I sometimes find a small circuit with 3 resistors and 2 transistors that performs the eXclusive OR operation.
These two interlocked transistors use a very unusual structure, which requires the least theoretical number of switching elements, but it depends on a trick : the input impedances matter a lot and the circuit depends on a "hard" 0 level, because the circuit behaves almost like a "pass" element...
Thus, the question : is it the best method ? What about the switching speed or the capacitances ?
XOR is pretty important in CPUs because many mechanisms rely on it, for example ALUs. Does the gain in parts count affect the performance ? Apparently, it's pretty close to ideal because it's touted as a solution in Direct Coupled Transistor Transistor Logic:
Another version has only one transistor but 4 diodes :
Another question is : can this scheme (no amplification, just relying on the input's strength) be extended to other logic or sequential functions ?
The XOR gate has a much wider range of implementations in MOS and CMOS. You can find circuits using 4, 6, 8, 9, 10 or 12 transistors, again with varied strengths for the inputs and the output. For example, pass-transistor logic (transmission gates) makes it pretty simple :
Each pass element is a pair of complementary transistors, so this gate uses 2 NMOS and 2 PMOS. Add as many if you want to isolate the outputs with inverters...
Oh and don't forget another inverter at the output. This is why you'll find various transistor counts. Unless the designer wants to decompose the function into elementary boolean functions, and the size explodes, depending on how you break it up:
This decomposition leads to the "classic" CMOS XOR gate:
which gains weight again when the inputs are buffered and inverted :
XOR has a reputation of a "slow and large gate" for this reason and that's why I investigate smarter topologies and their compromises.
Another version is also pretty nice :
This is interesting for my #Yet Another (Discrete) Clock because it is almost suitable for MOSFETs. The B input must double the transistors because of the inherent diodes but it's "only" 3×BS170 and 3×BS250. In this case, the B input actually works as a multiplexer or transmission gate... Which means it might not be suited for ultra high speed.
Even fewer parts with this 3T XOR :
In this case, only 1×BS170 and 3×BS250 are required. It's still not ideal because the BS250 is more expensive than the BS170 but I don't see how to permute the polarities without requiring more inverters... Furthermore, there seems to be a conflict with one of the input combinations : B=1 forces the output to 0, but if A=0 then the input B (which is =1) is forced to 0 by itself... The solution is another PFET controlled by A, in series with the grounding NFET.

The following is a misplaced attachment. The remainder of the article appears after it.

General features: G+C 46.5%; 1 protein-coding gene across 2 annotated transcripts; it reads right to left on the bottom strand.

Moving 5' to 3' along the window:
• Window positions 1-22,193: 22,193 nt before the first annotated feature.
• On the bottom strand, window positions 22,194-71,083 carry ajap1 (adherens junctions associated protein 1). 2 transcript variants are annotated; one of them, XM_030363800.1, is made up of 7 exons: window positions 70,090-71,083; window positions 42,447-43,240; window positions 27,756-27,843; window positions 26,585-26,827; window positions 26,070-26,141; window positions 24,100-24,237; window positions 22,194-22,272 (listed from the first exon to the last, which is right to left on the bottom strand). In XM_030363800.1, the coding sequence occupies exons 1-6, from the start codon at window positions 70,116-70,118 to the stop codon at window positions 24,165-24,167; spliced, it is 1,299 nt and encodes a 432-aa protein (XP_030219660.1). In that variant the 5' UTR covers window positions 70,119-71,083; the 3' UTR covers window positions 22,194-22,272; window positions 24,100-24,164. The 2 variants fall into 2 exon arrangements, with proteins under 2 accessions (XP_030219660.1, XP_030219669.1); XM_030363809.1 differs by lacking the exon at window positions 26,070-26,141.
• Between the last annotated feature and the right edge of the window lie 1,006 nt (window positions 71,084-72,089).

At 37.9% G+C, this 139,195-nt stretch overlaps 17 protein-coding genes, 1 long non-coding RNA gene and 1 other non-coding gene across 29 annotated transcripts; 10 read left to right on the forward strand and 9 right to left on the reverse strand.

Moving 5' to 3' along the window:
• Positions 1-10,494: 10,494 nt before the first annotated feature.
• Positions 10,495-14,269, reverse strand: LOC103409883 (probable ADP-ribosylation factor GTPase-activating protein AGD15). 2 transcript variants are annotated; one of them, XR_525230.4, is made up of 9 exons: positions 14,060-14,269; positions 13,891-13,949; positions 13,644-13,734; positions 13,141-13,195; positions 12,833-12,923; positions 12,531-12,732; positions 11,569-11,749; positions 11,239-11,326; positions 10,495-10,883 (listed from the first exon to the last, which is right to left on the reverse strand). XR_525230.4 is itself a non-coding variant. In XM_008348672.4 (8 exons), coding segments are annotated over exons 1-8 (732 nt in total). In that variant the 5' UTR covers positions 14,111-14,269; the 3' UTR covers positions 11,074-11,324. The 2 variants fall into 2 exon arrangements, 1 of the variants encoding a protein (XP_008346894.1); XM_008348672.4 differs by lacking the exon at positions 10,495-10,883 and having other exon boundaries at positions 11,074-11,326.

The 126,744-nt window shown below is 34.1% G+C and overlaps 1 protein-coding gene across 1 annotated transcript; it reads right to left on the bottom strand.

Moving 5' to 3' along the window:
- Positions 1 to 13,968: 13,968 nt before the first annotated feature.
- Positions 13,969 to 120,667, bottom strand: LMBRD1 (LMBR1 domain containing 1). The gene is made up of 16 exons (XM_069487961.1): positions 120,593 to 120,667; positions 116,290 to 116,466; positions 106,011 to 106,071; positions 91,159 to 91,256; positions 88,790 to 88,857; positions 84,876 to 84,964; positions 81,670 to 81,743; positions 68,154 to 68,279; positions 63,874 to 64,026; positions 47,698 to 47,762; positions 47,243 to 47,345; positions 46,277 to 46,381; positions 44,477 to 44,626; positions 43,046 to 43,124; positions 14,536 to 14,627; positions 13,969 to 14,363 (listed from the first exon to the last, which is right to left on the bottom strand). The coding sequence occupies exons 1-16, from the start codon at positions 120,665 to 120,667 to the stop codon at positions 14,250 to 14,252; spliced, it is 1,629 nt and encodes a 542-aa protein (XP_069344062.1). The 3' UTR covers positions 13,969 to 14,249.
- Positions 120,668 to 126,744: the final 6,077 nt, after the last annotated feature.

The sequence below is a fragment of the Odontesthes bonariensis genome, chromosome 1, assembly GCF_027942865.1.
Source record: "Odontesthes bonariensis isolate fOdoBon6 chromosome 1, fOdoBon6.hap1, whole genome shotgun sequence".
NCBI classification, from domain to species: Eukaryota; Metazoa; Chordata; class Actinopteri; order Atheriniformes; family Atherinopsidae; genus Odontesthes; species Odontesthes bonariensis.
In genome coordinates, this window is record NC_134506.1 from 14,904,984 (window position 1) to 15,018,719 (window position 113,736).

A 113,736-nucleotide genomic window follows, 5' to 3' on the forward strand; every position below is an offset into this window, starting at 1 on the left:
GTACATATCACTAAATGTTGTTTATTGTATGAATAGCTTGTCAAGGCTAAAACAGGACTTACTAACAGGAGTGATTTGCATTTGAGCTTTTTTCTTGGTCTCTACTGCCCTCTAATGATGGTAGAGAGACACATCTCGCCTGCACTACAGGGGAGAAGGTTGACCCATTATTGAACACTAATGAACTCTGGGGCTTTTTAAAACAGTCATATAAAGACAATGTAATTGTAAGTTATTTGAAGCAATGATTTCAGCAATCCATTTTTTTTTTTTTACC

Another source https://waset.org/publications/1588/a-high-speed-8-transistor-full-adder-design-using-novel-3-transistor-xor-gates explains in great detail why the short circuit is not such a big deal for ICs : they tune the width/ratio of certain transistors to minimize the unwanted current. This trades space for power consumption.
M1 has a 1/1 ratio, almost a square, wih minimal size, hence highest resistance, while M3 has a high ratio to overcome the pull-down from M1. For very high-speed CMOS circuits, where power is dominated by switching (and leakage for the newest processes) this short current can be considered "negligible".
Another interesting compromise uses only 2 of each type:
But the "upper pass trick" on input A might still need doubling of the P-MOSFET to cancel the parasitic body diodes. This could be cheaper if XNOR was made instead, so 2 PFETs are tied to Vcc in series, and the NFETs are used as pass elements.
ICs use even more variations on these ideas:
An enhanced 9T XOR:
Even more combinations with pass transistors :
But I have not seen such variety for bipolar circuits.
ECL can use some creativity as well but these gates require many transistors anyway so it's not as interesting.
I have however wondered how to modify the differential amplifier to perform this operation...
I still can't find an answer about the bipolar case but I could easily adapt the interlocked system to MOSFET, in a bid to avoid P-MOSFETs. Naturally, this gives :
A rough simulation shows that there is a conflict through the parasitic body diode when the inputs are opposite.
One cheap way to avoid this case is with the insertion of diodes in series, to prevent one input from shorting into the other :
or for the purists : cancel the body diodes with back-to-back N-MOSFETs :
It would work at a lower supply voltage but the speed would be 2x slower because the FETs in series double the ON resistance...